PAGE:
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3 things you should know about Airbnb’s new terms of service
Make sure you’re covered before you rent out that extra room.
Airbnb is the face of a growing industry. The sharing economy is a very real, very volatil thing, and Airbnb has found itself at the forefront of a market that people are embracing, and governments are fighting.
The company recently updated its terms of service, changing some of its regulations to keep up with its rapid growth (and in part to comply with regulations). Because way too few of us actually read a company’s terms and conditions, and these concern your wallet and the safety of your home, we’ve broken down the important updates here.
Big difference #1: Taxes
Airbnb is about to begin imposing a hotel tax. This is to please governmental bodies angered by losing tax dollars from people who choose Airbnb over staying in a hotel. The hotel tax isn’t set in stone, but the company will most likely begin imposing it in San Francisco and Portland, Ore. (where it’s partnering for the first Shared City plan).
Big difference #2: Legalese
Airbnb states in its new terms that the host needs to research laws and regulations for home rental before posting a listing to the website. Basically, if your city, building, or landlord has some sort of rule against renting out your apartment (which happens often; FYI renters, most of you cannot use Airbnb) you can get charged a bunch of money for breaking the rules. This section is in all caps so that if you actually do scan through the new terms, you’ll see the importance of knowing the laws before posting a listing.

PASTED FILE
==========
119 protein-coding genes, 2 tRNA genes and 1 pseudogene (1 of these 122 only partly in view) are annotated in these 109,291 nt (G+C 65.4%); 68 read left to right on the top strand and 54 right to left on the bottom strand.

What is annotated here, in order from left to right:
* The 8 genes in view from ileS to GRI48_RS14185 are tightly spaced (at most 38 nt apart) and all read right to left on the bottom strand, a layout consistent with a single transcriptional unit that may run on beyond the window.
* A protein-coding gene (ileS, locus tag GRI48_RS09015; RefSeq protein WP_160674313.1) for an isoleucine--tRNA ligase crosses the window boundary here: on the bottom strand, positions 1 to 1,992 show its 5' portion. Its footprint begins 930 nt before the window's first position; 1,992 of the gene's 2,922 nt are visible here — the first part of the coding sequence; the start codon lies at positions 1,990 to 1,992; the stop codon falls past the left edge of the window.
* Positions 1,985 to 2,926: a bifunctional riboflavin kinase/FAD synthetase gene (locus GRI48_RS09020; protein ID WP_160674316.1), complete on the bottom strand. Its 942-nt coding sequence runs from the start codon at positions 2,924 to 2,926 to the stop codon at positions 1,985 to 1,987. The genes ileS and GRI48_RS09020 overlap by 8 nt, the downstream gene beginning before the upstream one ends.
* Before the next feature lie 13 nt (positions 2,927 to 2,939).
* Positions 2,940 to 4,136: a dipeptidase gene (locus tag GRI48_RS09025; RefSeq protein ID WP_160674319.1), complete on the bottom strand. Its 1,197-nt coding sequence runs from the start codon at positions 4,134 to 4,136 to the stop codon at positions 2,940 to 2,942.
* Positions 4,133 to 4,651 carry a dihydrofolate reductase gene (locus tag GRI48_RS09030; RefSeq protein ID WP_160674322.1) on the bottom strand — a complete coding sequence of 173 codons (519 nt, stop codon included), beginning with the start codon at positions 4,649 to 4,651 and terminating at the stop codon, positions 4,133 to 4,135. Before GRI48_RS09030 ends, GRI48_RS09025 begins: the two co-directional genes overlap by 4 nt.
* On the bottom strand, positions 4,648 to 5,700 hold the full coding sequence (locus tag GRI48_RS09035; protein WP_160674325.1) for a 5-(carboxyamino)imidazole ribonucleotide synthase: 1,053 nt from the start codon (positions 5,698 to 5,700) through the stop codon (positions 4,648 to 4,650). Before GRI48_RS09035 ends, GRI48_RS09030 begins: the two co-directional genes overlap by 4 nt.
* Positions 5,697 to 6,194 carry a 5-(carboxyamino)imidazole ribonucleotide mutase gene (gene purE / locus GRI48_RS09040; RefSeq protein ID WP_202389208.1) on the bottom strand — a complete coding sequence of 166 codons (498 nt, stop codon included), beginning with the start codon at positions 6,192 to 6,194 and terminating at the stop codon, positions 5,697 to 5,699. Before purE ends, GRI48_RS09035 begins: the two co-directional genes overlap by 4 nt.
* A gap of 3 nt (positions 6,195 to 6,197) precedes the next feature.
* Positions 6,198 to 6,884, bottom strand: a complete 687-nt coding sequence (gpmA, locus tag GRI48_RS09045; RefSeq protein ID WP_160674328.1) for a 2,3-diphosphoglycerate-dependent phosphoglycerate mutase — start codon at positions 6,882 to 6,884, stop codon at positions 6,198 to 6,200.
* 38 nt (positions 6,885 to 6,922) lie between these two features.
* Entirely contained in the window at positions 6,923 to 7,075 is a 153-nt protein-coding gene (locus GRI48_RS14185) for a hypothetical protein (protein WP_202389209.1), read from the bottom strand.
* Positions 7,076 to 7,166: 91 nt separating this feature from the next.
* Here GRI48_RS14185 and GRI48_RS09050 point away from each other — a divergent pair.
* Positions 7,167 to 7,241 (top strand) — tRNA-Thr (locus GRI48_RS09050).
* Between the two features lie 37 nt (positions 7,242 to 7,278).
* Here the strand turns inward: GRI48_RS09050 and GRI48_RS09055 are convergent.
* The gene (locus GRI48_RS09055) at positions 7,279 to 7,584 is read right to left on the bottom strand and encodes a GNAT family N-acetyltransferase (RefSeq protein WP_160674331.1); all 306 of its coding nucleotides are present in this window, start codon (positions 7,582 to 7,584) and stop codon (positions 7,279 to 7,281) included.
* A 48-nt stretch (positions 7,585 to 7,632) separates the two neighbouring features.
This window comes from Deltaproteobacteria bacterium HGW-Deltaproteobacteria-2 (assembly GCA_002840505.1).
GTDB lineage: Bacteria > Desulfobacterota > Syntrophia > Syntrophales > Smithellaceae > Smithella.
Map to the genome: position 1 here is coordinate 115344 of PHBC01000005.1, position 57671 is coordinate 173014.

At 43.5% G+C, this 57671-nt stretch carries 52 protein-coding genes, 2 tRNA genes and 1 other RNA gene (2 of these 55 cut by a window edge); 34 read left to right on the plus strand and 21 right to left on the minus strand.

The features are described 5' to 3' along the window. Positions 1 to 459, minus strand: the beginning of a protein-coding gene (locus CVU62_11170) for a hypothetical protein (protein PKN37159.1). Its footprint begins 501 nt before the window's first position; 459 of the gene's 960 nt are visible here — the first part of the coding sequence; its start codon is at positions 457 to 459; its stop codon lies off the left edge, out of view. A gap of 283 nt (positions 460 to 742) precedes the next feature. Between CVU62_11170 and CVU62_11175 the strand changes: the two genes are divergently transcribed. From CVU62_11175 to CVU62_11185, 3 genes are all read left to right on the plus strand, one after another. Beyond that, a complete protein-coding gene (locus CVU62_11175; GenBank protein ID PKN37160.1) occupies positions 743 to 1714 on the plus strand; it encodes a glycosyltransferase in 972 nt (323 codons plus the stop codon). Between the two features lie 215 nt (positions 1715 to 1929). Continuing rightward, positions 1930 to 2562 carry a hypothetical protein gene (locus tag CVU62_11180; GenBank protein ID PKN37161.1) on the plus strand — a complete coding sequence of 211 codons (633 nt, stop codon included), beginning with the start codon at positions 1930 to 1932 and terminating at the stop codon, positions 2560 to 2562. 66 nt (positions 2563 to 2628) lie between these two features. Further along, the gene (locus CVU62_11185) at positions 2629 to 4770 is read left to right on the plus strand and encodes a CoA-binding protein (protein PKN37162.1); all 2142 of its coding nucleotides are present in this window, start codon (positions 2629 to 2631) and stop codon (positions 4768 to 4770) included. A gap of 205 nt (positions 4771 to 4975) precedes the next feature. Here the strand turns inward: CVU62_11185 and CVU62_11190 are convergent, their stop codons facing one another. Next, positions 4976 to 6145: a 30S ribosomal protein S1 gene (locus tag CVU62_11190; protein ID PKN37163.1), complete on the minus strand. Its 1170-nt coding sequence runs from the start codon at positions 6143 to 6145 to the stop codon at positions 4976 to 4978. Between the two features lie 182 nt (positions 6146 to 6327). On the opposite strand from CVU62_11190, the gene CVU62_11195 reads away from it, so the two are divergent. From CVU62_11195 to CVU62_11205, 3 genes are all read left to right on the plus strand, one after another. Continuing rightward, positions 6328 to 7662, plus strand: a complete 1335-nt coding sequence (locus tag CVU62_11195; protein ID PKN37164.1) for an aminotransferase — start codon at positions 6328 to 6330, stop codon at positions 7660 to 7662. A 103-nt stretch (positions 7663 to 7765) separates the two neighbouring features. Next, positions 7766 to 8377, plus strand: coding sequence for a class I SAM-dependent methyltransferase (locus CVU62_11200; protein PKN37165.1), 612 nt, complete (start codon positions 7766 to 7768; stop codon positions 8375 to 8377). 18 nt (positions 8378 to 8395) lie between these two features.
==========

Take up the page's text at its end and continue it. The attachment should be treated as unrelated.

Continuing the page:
Big difference #3: You’re on your own
There is a disclaimer that clarifies that the risk that comes with renting lies with you and not with Airbnb. The Host Guarantee still exists, and it covers up to $1 million in damages to a residence, but Airbnb clarifies in the new terms that it will cut the amount it pays by the same amount you receive from your insurance in covered losses. This “at your own risk” mentality is consistent throughout the terms, which makes sense now that the company is becoming so large that it can’t micro-manage problems with individual owners and renters.
All hosts have to agree with the new terms by April 30 to continue using Airbnb. The $10 billion company is now worth more than all U.S. hotel chains so it must be doing something right. It’s not likely that the new terms will change much, but it’s important that users are aware of the changes to avoid fees. Or you know, getting evicted.
Photo via philcampbell/Flickr (CC BY 2.0)
Joanie Ferguson is a reporter whose work focuses on technology and Silicon Valley. She's also written about social media and digital marketing for P97.